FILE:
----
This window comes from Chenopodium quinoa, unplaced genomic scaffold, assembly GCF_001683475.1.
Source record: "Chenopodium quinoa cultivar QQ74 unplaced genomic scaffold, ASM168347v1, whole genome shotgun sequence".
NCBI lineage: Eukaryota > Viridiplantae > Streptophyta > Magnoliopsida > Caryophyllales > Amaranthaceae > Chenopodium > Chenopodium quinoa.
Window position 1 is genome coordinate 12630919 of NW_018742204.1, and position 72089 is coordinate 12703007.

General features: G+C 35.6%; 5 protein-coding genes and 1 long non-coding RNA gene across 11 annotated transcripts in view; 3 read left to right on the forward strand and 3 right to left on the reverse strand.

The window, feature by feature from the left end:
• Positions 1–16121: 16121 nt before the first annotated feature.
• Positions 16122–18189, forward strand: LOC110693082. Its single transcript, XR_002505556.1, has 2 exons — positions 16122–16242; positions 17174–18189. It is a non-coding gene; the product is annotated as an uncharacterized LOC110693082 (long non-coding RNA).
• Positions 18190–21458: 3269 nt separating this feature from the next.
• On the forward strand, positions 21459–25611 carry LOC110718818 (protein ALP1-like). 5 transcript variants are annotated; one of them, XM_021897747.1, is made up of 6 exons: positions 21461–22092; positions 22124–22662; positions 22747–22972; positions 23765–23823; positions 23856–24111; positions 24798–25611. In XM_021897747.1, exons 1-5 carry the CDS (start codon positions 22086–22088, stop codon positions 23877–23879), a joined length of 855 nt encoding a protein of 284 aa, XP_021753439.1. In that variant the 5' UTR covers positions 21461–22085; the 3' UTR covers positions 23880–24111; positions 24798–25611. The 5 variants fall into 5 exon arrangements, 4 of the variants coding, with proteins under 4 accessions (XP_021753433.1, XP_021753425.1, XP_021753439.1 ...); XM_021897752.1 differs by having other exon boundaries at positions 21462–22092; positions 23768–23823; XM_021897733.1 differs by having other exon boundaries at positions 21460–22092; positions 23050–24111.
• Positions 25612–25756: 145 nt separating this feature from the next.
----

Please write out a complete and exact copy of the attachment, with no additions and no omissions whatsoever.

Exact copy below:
This window comes from Chenopodium quinoa, unplaced genomic scaffold, assembly GCF_001683475.1.
Source record: "Chenopodium quinoa cultivar QQ74 unplaced genomic scaffold, ASM168347v1, whole genome shotgun sequence".
NCBI lineage: Eukaryota > Viridiplantae > Streptophyta > Magnoliopsida > Caryophyllales > Amaranthaceae > Chenopodium > Chenopodium quinoa.
Window position 1 is genome coordinate 12630919 of NW_018742204.1, and position 72089 is coordinate 12703007.

General features: G+C 35.6%; 5 protein-coding genes and 1 long non-coding RNA gene across 11 annotated transcripts in view; 3 read left to right on the forward strand and 3 right to left on the reverse strand.

The window, feature by feature from the left end:
• Positions 1–16121: 16121 nt before the first annotated feature.
• Positions 16122–18189, forward strand: LOC110693082. Its single transcript, XR_002505556.1, has 2 exons — positions 16122–16242; positions 17174–18189. It is a non-coding gene; the product is annotated as an uncharacterized LOC110693082 (long non-coding RNA).
• Positions 18190–21458: 3269 nt separating this feature from the next.
• On the forward strand, positions 21459–25611 carry LOC110718818 (protein ALP1-like). 5 transcript variants are annotated; one of them, XM_021897747.1, is made up of 6 exons: positions 21461–22092; positions 22124–22662; positions 22747–22972; positions 23765–23823; positions 23856–24111; positions 24798–25611. In XM_021897747.1, exons 1-5 carry the CDS (start codon positions 22086–22088, stop codon positions 23877–23879), a joined length of 855 nt encoding a protein of 284 aa, XP_021753439.1. In that variant the 5' UTR covers positions 21461–22085; the 3' UTR covers positions 23880–24111; positions 24798–25611. The 5 variants fall into 5 exon arrangements, 4 of the variants coding, with proteins under 4 accessions (XP_021753433.1, XP_021753425.1, XP_021753439.1 ...); XM_021897752.1 differs by having other exon boundaries at positions 21462–22092; positions 23768–23823; XM_021897733.1 differs by having other exon boundaries at positions 21460–22092; positions 23050–24111.
• Positions 25612–25756: 145 nt separating this feature from the next.